Sunday, July 25, 2021

Review: Much Ado about Nauticaling by Gabby Allan

Much Ado about Nauticaling by Gabby Allan
Series: Whit and Whiskers Mystery, Book 1
Publisher: Kensington
Genre: Mystery 
Much Ado about Nauticaling cover
ISBN: 9781496731067
Release Date: July 27, 2021
Source: Publisher
Buy it here: Amazon | B&N | Kobo | Audible

Whitney Dagner is your tour guide to a Pacific paradise that’s to die for—only to find it’s a place people are also willing to kill for—in Gabby Allan’s Much Ado About Nauticaling, first in the Whit and Whiskers Mystery series.

After far too many years in the Los Angeles corporate world, Whitney Dagner has come home to Santa Catalina Island off the California coast to help her brother Nick run Nautically Yours, the family tourism business. Between gift shop shifts selling all manner of T-shirts and tchotchkes and keeping her feline Whiskers in fine fettle, she pilots the Sea Bounder, a glass bottom boat showing tourists the underwater sights of aquatic plants, marine life—and a murder victim?

The self-proclaimed “Master of the Island,” Jules Tisdale was a wealthy man with business interests throughout Catalina who was about to be honored as Person of the Year before someone strangled him with his own tie and tossed his body into the water. That someone appears to be Nick, who had a raw deal from Jules and no alibi the night of his murder. To clear her brother’s name, Whit will have to investigate Jules’ shady associates and not exactly grief-stricken family members—with the unwelcome help of Felix Ramirez, police diver and Whit’s ex-boyfriend who’s looking to rekindle their relationship.

Much Ado about Nauticaling is a breezy mystery with likeable characters and a fast pace. I wanted to love Gabby Allan’s first Whit and Whiskers story, but I had too many issues with the characters’ actions and the plot.

Like many a cozy mystery protagonist, Whitney doesn’t go looking for murder victims – they seem to find her. In this case, it’s Catalina’s “Person of the Year” Jules whose body floats on by under the window of her glass bottom boat. It’s a tragedy made worse when Whit’s brother is suspected of the crime. Whitney is determined to clear Nick’s name and catch the real killer. So far it’s all part of the cozy mystery formula and I was ready to go for a ride (albeit one with a slow start). The problem for me was Whitney’s methods of investigation. Mainly, that to say she lacks subtlety is an enormous understatement. She pretty much tells all and sundry what she’s doing, what her thoughts are… without spoiling it I’ll simply say there’s amateur sleuth and then there’s outright ridiculousness.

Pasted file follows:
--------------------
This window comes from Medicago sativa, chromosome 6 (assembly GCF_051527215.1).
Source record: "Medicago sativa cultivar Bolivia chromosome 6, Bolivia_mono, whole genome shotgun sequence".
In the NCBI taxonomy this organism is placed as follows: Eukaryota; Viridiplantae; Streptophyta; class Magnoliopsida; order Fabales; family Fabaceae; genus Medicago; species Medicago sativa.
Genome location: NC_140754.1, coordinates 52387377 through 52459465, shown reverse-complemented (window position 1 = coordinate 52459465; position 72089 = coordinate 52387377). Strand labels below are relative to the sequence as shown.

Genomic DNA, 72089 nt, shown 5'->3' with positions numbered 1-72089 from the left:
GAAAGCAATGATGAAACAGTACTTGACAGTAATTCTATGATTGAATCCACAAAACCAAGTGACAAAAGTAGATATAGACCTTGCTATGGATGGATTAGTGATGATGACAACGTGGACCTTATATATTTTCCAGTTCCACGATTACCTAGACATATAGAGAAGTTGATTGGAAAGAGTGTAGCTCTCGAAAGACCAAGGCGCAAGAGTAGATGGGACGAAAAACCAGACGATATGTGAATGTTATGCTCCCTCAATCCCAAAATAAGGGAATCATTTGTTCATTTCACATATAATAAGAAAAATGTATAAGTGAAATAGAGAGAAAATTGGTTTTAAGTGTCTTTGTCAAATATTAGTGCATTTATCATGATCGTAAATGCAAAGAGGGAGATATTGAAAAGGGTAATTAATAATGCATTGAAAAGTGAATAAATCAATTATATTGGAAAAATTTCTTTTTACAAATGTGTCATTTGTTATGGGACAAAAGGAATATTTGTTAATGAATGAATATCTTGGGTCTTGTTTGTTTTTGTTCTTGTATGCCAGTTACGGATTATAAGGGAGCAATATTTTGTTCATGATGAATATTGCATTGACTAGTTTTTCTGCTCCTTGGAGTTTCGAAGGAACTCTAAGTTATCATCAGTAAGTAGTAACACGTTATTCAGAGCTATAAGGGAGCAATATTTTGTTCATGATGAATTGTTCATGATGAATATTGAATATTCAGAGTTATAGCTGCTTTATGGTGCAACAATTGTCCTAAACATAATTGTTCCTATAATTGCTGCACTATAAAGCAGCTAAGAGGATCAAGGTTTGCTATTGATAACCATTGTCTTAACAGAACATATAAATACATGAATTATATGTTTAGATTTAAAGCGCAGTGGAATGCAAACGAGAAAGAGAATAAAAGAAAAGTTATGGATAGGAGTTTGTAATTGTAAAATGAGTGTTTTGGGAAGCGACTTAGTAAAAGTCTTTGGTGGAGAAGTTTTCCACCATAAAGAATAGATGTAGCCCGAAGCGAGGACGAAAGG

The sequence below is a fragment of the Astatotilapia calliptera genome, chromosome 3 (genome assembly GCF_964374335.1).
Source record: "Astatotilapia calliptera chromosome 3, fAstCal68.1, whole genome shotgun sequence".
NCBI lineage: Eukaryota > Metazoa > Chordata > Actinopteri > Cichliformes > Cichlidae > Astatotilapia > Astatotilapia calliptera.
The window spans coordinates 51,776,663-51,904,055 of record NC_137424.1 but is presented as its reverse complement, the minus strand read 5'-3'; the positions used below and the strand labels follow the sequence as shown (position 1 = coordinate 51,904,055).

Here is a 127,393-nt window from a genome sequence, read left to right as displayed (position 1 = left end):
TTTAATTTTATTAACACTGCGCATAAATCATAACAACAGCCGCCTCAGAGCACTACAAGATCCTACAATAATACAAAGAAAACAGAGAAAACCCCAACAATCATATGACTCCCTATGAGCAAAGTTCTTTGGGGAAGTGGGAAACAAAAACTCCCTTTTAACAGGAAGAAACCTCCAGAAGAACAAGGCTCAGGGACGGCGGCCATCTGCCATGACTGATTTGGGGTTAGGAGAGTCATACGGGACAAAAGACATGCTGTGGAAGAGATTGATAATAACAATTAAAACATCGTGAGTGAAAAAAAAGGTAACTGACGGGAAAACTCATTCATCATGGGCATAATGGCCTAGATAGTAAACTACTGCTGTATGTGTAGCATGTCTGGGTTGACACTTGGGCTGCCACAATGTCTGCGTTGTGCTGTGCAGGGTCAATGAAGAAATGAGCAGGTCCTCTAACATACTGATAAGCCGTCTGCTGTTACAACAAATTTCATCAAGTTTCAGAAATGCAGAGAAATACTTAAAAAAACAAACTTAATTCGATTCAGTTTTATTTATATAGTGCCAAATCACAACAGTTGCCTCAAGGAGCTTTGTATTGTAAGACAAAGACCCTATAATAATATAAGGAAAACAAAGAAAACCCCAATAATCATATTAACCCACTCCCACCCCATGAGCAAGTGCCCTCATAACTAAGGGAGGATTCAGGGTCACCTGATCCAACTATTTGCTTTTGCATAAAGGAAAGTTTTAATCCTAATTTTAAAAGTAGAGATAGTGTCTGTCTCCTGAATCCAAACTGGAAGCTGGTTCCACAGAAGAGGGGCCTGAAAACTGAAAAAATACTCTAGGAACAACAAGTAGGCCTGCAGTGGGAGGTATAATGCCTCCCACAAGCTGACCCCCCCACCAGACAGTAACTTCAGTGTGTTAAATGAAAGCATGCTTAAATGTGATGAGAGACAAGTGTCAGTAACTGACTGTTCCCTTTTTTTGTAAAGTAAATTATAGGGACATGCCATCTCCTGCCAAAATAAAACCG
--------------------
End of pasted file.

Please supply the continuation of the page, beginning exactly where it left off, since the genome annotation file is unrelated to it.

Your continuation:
Whit is helped on her fact-finding mission by a number of townsfolk, some perhaps with their own motives (not always clearly defined). Her most trusted compatriots are her ex-boyfriend and best friend, Felix and Maribel, both of whom are likeable but not incredibly well-defined. I had some questions about both of them and their roles in the investigation, especially since they both worked for the police. Suspending disbelief aside, I do wish they had more to contribute (especially Felix who looks to be a fun character if we learn more about him). The mystery of who killed Jules and why is OK and wraps up in a satisfying enough manner, but there were a lot of loose threads left hanging. Some of these perhaps will continue in another book but I think there are some red herrings in here that flopped because there was no resolution.

Much Ado about Nauticaling fell flat for me but I would give the next book in the series a try. The setting was charming (murder aside) and there’s the potential for the characters to grow and become more engaging. Plus, there’s an adorable cat who steals the show – how could I not give Whiskers another chance?

FTC Disclosure: I received this book for free from the publisher in exchange for an honest review. This does not affect my opinion of the book or the content of my review.